Natural language processing systems traditionally treat words as discrete atomic symbols, and this may lead to some obstacles in word preprocessing:
- These encodings provide no useful information regarding the relationships that may exist between the individual symbols.
- Discrete ids furthermore lead to data sparsity. We may need more data to train statistical models successfully.
To address these two problems, word embeddings provide a solution to represent words and their relative meanings densely.
Embedding derives from Vector Space Models(VSMs), one of its well-known schemes is Tf-Idf weights. VSMs can transfer text documents into vectors of identifies, the fundamental theory they rely on is Distribution hypothesis which states that words that appear in the same contexts share semantic meaning.
VSMs have two main approaches: Count-based methods and predictive methods. Count-based methods compute the statistics of how often some word co-occurs with its neighbor words in a large text corpus and then map these count-statistics down to a small, dense vector for each word. Predictive models directly try to predict a word from its neighbors regarding learned small, dense embedding vectors (considered parameters of the model).
Among all the embedding methods, Glove(Count-based) and Word2vec(Predictive) are the most popular.
GloVe is an unsupervised learning algorithm for obtaining vector representations for words. The main intuition underlying the model is the simple observation that ratios of word-word co-occurrence probabilities have the potential for encoding some form of meaning. It is designed to enable the vector differences between words to capture as much as possible the meaning specified by the juxtaposition of two words.
The project page of glove gives detailed information of how glove vectors are computed and provides several pretrained glove word vectors. As the article highlighted , glove was developed with the following consideration:
The Euclidean distance (or cosine similarity) between two word vectors provides an effective method for measuring the linguistic or semantic similarity of the corresponding words.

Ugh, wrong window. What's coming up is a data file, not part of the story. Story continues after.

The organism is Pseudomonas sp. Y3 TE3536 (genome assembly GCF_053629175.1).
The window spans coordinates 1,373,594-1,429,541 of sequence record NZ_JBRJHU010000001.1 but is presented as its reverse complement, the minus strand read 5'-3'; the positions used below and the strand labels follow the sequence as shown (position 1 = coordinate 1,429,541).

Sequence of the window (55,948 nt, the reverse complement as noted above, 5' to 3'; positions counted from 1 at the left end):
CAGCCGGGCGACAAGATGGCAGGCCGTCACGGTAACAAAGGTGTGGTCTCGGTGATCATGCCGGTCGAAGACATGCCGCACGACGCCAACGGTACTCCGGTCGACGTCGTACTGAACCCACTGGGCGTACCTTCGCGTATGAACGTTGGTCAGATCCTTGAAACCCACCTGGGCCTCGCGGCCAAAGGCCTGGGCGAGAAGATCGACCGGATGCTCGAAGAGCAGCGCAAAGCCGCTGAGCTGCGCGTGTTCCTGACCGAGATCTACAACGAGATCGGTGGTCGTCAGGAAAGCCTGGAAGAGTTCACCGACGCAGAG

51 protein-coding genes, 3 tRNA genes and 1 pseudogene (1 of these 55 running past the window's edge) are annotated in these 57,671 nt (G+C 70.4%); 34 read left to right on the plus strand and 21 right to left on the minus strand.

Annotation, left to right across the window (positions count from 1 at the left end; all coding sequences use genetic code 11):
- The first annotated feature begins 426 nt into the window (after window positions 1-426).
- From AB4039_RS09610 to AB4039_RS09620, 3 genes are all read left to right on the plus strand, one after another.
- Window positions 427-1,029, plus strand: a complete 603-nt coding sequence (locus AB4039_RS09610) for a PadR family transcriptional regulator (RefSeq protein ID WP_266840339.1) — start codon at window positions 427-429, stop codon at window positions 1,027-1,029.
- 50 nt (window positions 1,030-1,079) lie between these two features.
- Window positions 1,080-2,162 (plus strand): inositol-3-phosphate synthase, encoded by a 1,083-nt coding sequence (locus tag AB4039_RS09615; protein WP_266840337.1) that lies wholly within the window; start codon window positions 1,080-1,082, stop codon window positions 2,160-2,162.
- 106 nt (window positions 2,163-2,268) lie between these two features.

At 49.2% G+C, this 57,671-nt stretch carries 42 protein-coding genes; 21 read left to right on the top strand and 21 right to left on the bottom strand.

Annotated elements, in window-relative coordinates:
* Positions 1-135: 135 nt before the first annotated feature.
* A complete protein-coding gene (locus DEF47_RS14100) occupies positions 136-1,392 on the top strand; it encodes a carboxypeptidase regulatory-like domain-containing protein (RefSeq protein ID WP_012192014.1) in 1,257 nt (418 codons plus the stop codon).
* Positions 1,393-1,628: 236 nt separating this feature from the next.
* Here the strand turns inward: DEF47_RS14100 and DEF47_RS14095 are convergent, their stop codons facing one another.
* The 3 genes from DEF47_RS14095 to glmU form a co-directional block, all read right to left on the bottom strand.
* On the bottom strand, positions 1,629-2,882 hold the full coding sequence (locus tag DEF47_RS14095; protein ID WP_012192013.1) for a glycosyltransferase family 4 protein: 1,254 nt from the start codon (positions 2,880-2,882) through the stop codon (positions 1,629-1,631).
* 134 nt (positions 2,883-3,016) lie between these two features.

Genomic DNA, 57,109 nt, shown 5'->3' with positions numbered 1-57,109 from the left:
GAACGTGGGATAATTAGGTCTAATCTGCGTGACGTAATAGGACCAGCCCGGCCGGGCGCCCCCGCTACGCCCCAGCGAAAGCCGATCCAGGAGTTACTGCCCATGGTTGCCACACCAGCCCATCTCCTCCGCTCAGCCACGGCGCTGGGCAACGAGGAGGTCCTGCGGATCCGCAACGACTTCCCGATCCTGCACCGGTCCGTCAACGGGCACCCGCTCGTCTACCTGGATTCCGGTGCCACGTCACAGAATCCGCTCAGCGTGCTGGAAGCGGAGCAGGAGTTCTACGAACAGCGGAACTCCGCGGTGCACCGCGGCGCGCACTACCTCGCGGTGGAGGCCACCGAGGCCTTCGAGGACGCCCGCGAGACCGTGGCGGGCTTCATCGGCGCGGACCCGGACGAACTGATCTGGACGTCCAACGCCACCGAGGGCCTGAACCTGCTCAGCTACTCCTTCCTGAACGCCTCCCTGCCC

Similarity metrics used for nearest neighbor may be problematic when two given words almost always exhibit more intricate relationships than can be captured by a single number.
It is necessary for a model to associate more than a single number to the word pair.
Training GloVe model on a large corpus can be extremely time consuming, but it is a one-time cost. project page of glove also provides some pre-trained word vectors, e.g. glove.6B.zip is word vectors trained from words on Wikipedia, take the first line of this file for example
the -0.038194 -0.24487 0.72812 -0.39961 0.083172 0.043953 -0.39141 0.3344 -0.57545 0.087459 0.28787 -0.06731 0.30906 -0.26384 -0.13231 -0.20757 0.33395 -0.33848 -0.31743 ...
‘’the’’ is followed by 100 floats which are the vector values of this word
We can build a dict whose key is words and value is their glove vector
embeddings_index = dict() f = open('./glove.6B.100d.txt') for line in f: values = line.split() word = values coefs = asarray(values[1:], dtype = 'float32') embeddings_index[word] = coefs f.close()
When we need to build a embedding layer , we just look up the vectors for input words in the dict.
Word2vec, as illustrated in the first part, is a predictive model for word embedding. There are two main branches of Word2vec, the Continuous Bag-of-Words model (CBOW) and the Skip-Gram model. The two models predict words in a different direction, CBOW predicts target words (e.g. ‘mat’) from source context words (’the cat sits on the’), while the skip-gram does the inverse and predicts source context-words from the target words. Therefore, CBOW treats an entire context as one observation and is compatible with smaller datasets, while skip-gram treats each context-target pair as a new observation and play better with larger datasets.
We will focus on skip-gram as we need to deal with large datasets in most time. Here is the structure of this model.
The Skip-gram model is trained like this, Given a specific word in the middle of a sentence (the input word), look at the words nearby and pick one at random. The network is going to tell us the probability for every word in our vocabulary of being the “nearby word” that we chose. The output probabilities are going to relate to how likely it is find each vocabulary word nearby our input word.
The coding example of how to build and train the Skip-gram model can be found here
Next post I will try to use embedding to solve an interesting real world problem.